Writer-director Alexandre Aja, along with his co-writer Gregory Levasseur, had been cruising along, showing promise within the horror genre, until (cue overwrought score) the mirrors got hold of him. Their film Mirrors is another remake of an Asian horror movie imbuing everyday objects with ghostly menace. In this case, the objects are, yes, mirrors -- specifically (but not limited to) the mirrors in a run-down New York department store. Of course, jump-scares involving sudden appearances in mirrors have been a cheap horror tactic for years, so this is a little like making a horror movie about murderous loud noises.
Ben (Kiefer Sutherland) is a newly-hired night security guard at that department store, and during his patrols he's been seeing disturbing stuff in the mirrors -- charred bodies, horrible wounds, people screaming for help. This seems like an excellent time to slack a bit at work and hang back in his security trailer, but Ben persists with an investigation. Article continues below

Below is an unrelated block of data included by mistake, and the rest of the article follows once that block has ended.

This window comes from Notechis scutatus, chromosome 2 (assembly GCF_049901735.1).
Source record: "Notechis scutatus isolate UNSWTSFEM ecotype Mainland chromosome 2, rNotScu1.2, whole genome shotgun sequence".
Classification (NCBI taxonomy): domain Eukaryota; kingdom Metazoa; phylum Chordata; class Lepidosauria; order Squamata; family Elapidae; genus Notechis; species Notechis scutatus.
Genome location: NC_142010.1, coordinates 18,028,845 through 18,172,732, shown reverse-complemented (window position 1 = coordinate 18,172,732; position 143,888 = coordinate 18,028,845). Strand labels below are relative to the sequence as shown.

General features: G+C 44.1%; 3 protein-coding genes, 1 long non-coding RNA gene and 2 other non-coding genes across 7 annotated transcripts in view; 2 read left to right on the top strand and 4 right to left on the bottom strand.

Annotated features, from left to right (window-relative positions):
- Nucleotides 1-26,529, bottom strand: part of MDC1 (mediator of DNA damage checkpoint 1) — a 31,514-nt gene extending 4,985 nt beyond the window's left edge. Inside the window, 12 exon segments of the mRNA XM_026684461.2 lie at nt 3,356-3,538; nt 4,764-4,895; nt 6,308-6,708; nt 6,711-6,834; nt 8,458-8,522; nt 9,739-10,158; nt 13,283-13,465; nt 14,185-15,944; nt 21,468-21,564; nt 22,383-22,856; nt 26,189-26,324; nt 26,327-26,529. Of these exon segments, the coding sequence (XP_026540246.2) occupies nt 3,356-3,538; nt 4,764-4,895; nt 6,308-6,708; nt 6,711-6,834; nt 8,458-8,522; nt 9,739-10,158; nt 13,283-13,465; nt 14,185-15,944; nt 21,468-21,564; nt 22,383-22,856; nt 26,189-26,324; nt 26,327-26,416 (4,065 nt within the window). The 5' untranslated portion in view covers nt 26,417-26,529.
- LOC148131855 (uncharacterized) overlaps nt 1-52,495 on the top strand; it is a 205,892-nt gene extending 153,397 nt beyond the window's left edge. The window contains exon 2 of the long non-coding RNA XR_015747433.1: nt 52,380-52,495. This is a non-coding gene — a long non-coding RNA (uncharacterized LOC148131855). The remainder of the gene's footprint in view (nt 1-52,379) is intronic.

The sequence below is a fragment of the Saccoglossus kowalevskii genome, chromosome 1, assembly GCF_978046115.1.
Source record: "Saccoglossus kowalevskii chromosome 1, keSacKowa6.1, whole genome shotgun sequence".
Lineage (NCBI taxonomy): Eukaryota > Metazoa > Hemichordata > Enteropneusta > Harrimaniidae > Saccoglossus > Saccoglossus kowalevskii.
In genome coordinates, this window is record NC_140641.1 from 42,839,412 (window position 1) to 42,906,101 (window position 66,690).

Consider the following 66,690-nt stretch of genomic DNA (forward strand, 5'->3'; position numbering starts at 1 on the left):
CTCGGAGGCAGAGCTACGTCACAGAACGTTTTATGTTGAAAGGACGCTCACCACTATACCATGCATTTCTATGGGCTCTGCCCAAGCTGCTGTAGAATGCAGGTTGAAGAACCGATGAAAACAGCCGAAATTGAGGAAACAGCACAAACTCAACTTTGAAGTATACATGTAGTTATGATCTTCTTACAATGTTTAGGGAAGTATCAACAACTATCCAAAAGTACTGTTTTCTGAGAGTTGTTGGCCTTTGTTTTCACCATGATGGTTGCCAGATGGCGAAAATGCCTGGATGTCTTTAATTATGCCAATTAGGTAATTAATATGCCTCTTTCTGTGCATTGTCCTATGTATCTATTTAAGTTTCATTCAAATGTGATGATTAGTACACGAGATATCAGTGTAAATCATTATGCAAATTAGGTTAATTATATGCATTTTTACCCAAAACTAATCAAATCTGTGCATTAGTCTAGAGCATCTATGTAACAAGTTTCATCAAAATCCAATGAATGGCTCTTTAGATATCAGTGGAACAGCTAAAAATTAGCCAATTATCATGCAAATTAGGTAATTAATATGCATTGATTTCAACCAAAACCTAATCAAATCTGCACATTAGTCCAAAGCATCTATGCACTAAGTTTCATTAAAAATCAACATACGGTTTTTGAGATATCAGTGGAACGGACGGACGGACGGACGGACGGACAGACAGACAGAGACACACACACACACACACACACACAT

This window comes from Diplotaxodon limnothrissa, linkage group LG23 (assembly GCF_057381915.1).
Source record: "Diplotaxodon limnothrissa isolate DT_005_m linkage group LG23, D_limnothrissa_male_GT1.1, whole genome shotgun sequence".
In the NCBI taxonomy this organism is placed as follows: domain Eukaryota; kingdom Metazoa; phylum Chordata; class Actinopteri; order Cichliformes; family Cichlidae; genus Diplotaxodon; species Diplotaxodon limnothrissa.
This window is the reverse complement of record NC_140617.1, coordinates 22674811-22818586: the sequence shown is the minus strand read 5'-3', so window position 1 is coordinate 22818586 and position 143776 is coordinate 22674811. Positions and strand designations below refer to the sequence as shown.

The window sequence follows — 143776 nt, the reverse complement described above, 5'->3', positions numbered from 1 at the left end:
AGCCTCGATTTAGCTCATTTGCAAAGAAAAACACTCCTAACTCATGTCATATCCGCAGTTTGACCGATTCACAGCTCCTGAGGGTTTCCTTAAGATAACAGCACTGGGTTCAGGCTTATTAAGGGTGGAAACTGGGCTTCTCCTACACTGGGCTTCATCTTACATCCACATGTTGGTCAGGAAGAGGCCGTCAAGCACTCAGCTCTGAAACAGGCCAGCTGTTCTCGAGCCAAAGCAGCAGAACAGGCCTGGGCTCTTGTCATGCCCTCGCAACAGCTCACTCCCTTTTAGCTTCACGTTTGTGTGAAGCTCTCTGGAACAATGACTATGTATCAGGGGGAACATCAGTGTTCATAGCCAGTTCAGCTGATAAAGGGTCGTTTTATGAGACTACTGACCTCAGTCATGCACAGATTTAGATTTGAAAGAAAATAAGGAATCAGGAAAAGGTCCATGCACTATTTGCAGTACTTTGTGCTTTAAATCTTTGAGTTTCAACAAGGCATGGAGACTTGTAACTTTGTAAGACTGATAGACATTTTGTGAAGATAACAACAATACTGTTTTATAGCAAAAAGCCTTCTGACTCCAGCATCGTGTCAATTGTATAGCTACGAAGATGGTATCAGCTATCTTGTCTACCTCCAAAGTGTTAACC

Before he actually gets anywhere, we spend a lot of time with the Sutherland character, who seems frustrated over his inability to torture his way through this wan mystery. His grim overacting recalls eighties action heroes, with a pinch of Shatner thrown in for good measure, as he anguishes over his estranged wife and kids. The idea is that no one believes this disgraced cop and recovering alcoholic when he talks about the evil mirrors, but the movie doesn't bother with a shred of ambiguity to make all of the yelling and emoting more interesting for the audience. Eventually other characters realize Ben is telling the truth, and the story picks up a little, but only halfheartedly.
Apart from a bit of creepy imagery, Mirrors is tedious, and an odd choice for a director whose movies, good or bad, tend to set their sights far over the top. Stripped of much of his usual energy and viscera, Aja doesn't appear to have much facility for character-driven suspense -- he simply punctuates the slow-creep-plus-jump-scare formula with a handful of his trademark grotesqueries.
This places the movie in a strange realm between turgid PG-13 horror and excessive R-rated gorehounding, where the former shakes itself awake with a little of the latter. It's actually rated R but, unlike Aja's previous films, it doesn't seem fully committed, like an "unrated" DVD version of itself. Or maybe it's like an evil reflection of itself in a haunted mirror that causes the original movie to cut itself up. If that sounds even remotely spooky, Mirrors still probably won't do much for you.